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Re: [Bug-readline] Control-O keybinding does not work [with patch]

From: Rhialto
Subject: Re: [Bug-readline] Control-O keybinding does not work [with patch]
Date: Thu, 18 Jan 2018 16:41:39 +0100
User-agent: Mutt/1.7.2 (2016-11-26)

On Thu 18 Jan 2018 at 07:42:51 -0500, Chet Ramey wrote:
> OK. The logical conclusion of your argument is that readline should disable
> all tty special characters because there is a possibility that a user or
> an application will add a binding for them, even though readline doesn't
> use that binding itself.

or... (see below)

> What is reasonable is to expect an application (or a user) to make sure the
> key sequence it wants to use is available in those cases where readline
> doesn't use it.

So, according to this reasoning, to use the reverse-i-search (^R)
functionality, the user should "stty rprnt disable". And to use
transpose-chars (^T) the user should "stty status disable". And, to go a
bit further, to use unix-line-discard (^U) the user should "stty kill
disable", because unix-line-discard additionally features "The killed
text is saved on the kill-ring." and termios doesn't.

Yet readline doesn't make the user do that, and still performs those

In other words, what you say already isn't so, and the user doesn't
expect it to be so, (probably) because readline offers sufficient
additional functionality that the difference with a normal termios input
is clear.

Readline already disables (or handles in some other magic way) lots of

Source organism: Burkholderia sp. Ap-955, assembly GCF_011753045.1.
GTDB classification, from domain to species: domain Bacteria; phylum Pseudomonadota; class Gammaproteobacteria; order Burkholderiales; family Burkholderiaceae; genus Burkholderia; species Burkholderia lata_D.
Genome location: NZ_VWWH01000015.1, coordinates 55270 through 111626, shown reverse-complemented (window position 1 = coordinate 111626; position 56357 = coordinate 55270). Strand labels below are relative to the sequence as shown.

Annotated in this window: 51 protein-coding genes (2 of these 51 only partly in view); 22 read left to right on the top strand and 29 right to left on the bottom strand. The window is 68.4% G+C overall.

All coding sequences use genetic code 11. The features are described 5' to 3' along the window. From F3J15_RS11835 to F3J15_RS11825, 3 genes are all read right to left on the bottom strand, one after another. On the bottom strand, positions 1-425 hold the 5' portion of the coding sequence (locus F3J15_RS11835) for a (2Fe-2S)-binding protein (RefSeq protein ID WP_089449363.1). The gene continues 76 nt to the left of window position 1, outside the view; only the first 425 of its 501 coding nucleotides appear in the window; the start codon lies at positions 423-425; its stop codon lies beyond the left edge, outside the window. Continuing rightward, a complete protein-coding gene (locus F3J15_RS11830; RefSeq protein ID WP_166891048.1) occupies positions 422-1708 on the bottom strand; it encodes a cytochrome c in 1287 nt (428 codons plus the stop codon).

other special characters because they interfere with the line editing
that it offers. It just has overlooked ^O.  In some places. In others it
is already properly included, such as save_tty_chars().

> Readline binds most of the tty special characters to its own, mostly
> equivalent, bindings. Why should it touch a character for which it doesn't
> provide a replacement, removing functionality users have always been able
> to rely on? That's not reasonable.

I'd be happy with a solution where readline specifically checks if there
is a binding for ^O (or any other special character) and only in that
case it is disabled via termios. I just thought I'd keep it simple and
in line with what's already there for VLNEXT and VDSUSP.

> Bash doesn't have any functions to change the tty settings persistently,
> so the easiest thing for a user to do is to use `stty' to disable the tty
> special character for ^O. That's what I do.

That has the additional disadvantage that then you also don't have
flush-output functionality in the programs started from that terminal.
I'd like to flush command output from time to time, and I'd like to have
^O as a mappable character in bash / readline too...

Maybe, to do this properly, we need an additional range of settings, so
that one person can bind ^O to operate-and-get-next in bash and that
another can bind it to a new kind of function such as
termios-flush-output and have its termios functionality enabled while
readline is active (and the same for all other termios-settable
characters). But that's not what I am proposing at this stage.

> Chet
___ Olaf 'Rhialto' Seibert  -- Wayland: Those who don't understand X
\X/ rhialto/at/falu.nl      -- are condemned to reinvent it. Poorly.

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